Until then, Polli says it’s important to focus on the possibilities. “Sadly, the hype around the dangers really undermines the fact that some of these new technologies can actually improve compliance.” It has proved successful in other sectors. For example, banks that experience high false-positive rates in their compliance systems can now rely on AI to autonomously categorize compliance-related activities and alert them to important activities.
Krishnamurthy notes that AI isn’t a blanket solution for everyone. “Companies need to figure out if they even need to use AI in hiring. If the answer is yes, then they should ask where and how they want to use it,” she says.
Krishnamurthy recommends that HR executives consult the following websites, which provide suggested questions for AI vendors, interactive tools to help users evaluate the technology, and information for staying current on changing technology standards. “They can give you a better understanding of how other companies are using AI platforms,” says Krishnamurthy.
- Data & Trust Alliance brings together leading businesses and institutions from multiple industries to develop responsible data and AI practices. It published an Algorithmic Bias Safeguards for Workforce report, which includes a downloadable PDF that provides questions for vetting AI vendors.
- Partnership on AI is a non-profit group comprising academic, industry, and media organizations that are committed to ensuring that AI hiring is sensitive and responsive to the people who bear the highest risk of bias, error, or exploitation. The group’s goal is to develop new ways “to identify, understand, analyze, and ensure these systems—and those developing and deploying them—are accountable.”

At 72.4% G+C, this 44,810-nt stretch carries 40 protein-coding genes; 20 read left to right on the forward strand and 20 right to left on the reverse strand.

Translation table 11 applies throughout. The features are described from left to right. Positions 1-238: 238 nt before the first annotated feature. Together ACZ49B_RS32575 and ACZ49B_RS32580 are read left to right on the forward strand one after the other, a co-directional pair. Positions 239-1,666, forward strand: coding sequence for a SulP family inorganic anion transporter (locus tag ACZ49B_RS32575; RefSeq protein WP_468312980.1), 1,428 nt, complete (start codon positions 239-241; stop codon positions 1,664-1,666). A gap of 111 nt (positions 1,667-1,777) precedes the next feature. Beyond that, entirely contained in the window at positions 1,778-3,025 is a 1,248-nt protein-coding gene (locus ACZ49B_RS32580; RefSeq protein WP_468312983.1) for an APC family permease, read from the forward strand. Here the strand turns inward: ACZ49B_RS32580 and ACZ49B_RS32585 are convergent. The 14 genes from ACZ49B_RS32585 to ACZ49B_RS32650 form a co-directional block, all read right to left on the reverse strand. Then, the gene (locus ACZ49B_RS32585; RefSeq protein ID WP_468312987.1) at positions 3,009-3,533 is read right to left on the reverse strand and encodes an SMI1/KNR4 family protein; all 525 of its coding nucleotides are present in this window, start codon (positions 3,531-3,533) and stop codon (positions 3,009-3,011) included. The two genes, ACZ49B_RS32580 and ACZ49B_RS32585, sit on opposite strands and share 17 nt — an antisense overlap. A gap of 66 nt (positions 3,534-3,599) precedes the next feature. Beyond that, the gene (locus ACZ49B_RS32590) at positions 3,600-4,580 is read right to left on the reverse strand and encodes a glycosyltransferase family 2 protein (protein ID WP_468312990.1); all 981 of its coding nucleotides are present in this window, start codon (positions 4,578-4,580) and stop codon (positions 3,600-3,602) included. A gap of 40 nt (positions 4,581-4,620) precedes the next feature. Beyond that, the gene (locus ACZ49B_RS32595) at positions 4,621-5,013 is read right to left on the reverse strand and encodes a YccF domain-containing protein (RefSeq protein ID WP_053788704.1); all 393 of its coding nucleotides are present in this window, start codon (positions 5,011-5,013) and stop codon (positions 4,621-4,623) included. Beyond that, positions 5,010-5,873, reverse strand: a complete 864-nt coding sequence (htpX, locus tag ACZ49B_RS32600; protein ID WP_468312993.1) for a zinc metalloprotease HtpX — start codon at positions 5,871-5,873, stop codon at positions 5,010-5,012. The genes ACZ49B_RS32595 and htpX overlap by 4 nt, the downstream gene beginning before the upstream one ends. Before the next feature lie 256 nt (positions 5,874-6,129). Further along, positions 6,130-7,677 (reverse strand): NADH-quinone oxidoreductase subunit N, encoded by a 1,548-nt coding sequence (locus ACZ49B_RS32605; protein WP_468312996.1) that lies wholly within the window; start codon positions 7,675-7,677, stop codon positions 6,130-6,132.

- AI Now Institute, which was founded in 2017 and is part of New York University, produces interdisciplinary research to “measure and understand the effects of AI in society; work with those directly impacted by the use of AI to shape standards and practices that mitigate harm and inform just AI deployment; and help shape a rigorous and inclusive field focused on these issues.”
- Data & Society, a non-profit research organization, is committed to the notion that “empirical evidence should directly inform the development and governance of new technology.” The group studies “the social implications of data and automation, producing original research to ground informed, evidence-based public debate about emerging technology.”
Staying current on the work of these organizations puts HR executives in the driver’s seat when it comes to ensuring an equitable hiring process without AI bias, says Krishnamurthy. “If an AI vendor comes to you and says that your hiring speed will increase by X amount, you’re ready; you can ask them where their data is coming from.” Vendors might not be willing to share specifics about their algorithms, but they should be able to answer questions about their technology and their process. A thoughtful and deliberate approach to implementing AI hiring tools will ensure that potential pitfalls are avoided, says Krishnamurthy. “These decisions should not be made based solely on the speed to hire. They have to be based on fairness.”